John 9

April 1, 2001


Robert B. Ives, Ph.D., Pastor

The Grantham Church
John 9

Jesus talked to the crowds who were in Jerusalem for one of the important Jewish feasts. He told them that He was the light of the world. And then, as if all Jesus’ life were an analogy, He comes upon a blind man sitting by the side of the road. Now this is just like God. God is not going to make grand philosophical statements about the betterment of people and ignore individuals. God is interested in individual people.

Jesus was walking along, having just escaped from a crowd trying to stone Him - He always led an exciting life - and He sees this man. Now He’d been talking to a group of men walking along with Him, concentrating on them, but He sees this one man.

There were lots of beggars in those days. This was in the days before Starbucks coffee shops where people sat outside and talked. There was this one man sitting beside the dusty road.

He was blind. There must be a great story here. Jesus the light of the world is walking down this dirt road and He spies a blind man who has no light in his world. So here’s the question: is Jesus really the light of the world, or is it all just talk?

The men following Jesus, and listening to Him were a lot like the little clatch of followers around Plato, asking questions and hearing his insights. They pose what was the common theological question about blind people in that time. Sin lies behind blindness. A man is not blind for no reason. So, rabbi, whose sin is it, this man’s or his parents?

Now we know that sin has produced suffering in the world, but suffering in any given individual is not always connected to his own personal story. Sometimes it is, but we can’t universalize that. A man may suffer from emphysema because of the pollution pouring forth from a factory near him, or he may suffer from lung cancer because he has smoked all his life.

The Hindu idea of Karma is that the soul must work out in a series of lives the consequences of its actions. Of course if people are sinful as the Bible teaches, they can never improve no matter how many lives they have. But for Christians the whole burden of healing does not fall on us.
I’d like to go with you through this true story in John 9 and observe the stages a person goes through to become a disciple of Jesus.

Jesus heals this blind man. He doesn’t always heal in the same way. In this case He puts a paste of mud on the man’s eyes and sends him to the pool of Siloam - a word that means “sent” - to wash the mud off. The blind man needed to do one small act of obedience to be healed. He needed to actually go to that pool and wash. Verse 7 says, “he came home seeing.” Now he had never seen Jesus, though he had heard who it was who had told him to wash the mud off and when he returns home, he is no longer blind..

Imagine some neighbor of yours who is blind. One day you see him working out in the yard and he can see and you ask, did you go to Wills Eye Hospital in Philadelphia and they transplanted some eyes for you?

Now suffering can do a number of things to people. 1. It can make them bitter and discouraged. Why me? 2. It can test our faith, like in the case of Job. 3. It can teach us to be different people, like Hebrews 12:5-8 says about Jesus that he learned obedience in what he suffered. 4. It can be a punishment for sin. 5. It can demonstrate God’s glory in the healing, as here and when Lazarus is raised from the dead. 6. Sometimes Christians suffer for their faith, as also happens to this man in John 9.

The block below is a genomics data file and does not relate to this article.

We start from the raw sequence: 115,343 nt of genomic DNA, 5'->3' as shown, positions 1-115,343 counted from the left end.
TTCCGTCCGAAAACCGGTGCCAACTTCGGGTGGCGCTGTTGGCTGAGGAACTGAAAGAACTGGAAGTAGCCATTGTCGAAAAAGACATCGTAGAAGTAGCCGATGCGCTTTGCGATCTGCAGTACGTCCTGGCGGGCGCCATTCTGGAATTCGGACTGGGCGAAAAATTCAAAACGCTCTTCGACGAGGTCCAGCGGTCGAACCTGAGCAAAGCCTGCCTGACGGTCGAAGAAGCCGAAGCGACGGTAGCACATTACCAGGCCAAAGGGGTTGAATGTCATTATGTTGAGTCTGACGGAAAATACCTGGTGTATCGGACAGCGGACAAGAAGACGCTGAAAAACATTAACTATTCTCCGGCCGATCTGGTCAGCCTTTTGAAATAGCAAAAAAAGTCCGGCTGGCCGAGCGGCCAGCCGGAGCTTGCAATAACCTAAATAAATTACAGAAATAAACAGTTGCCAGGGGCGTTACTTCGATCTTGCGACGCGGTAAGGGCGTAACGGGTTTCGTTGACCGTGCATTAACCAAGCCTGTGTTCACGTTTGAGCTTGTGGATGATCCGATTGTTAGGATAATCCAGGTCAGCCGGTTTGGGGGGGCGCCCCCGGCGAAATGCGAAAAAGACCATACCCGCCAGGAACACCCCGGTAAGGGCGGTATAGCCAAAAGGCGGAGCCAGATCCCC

There is often a long process in becoming a new person in Jesus and it may involve suffering as some sort of trigger.

Well this man comes home and you’d think people would jump for joy and throw a party for him, but that isn’t what happens. Four times he is asked with growing incredulity what happened to him. (verses 10, 15, 19, 26) Something has happened and it can’t be explained in a normal way. Do you know becoming a Christian is often like that.

Healing was a thing the Jewish religious leaders were involved with, so the man is taken to the Pharisees who were Jewish theologians. Their assumption is that the law was broken when the man was healed since it was on a Sabbath when you couldn’t do work, and they think this can’t be from God so they conclude he really hadn’t been blind and they call in the man’s parents to verify it.

Now how would your parents feel if you had been blind and you were healed? They be glad, right? But these parents weren’t glad. They had a problem. They could affirm that their son had indeed been born blind - so, remember that meant either they or the son was a sinner - but since Jesus had done the healing, they didn’t want to be thrown out of the synagogue, so they disassociate themselves from the question how he was healed. Not very supportive parents.

But Jesus accepts sinful people. The Pharisees did not. I’ve known certain churches who did not, but our church accepts sinful people. What we say is, come and join the crowd. Christians accept sinful people a lot better than newspaper reporters give us credit for.

The Pharisees had a presupposition about Jesus - the same as some people today do. They said - you can see it in verse 22 - that anyone who admitted that Jesus was the Messiah would be thrown out of the synagogue. It may be hard to imagine the affect of that. We occasionally discipline people for immorality or some other problem. But they just leave the church and go to another church. In the first century, if you were thrown out of the synagogue, you were socially ostracized and would have trouble finding a job. At this time Jesus was beginning the process of founding a new community, which would become the church. For years Jews persecuted Christians. If you have ever been persecuted for your faith, you can identify with this newly seeing man.

But what are the Pharisees going to do with the fact that in verse 25 this man had once been blind, but now he can see?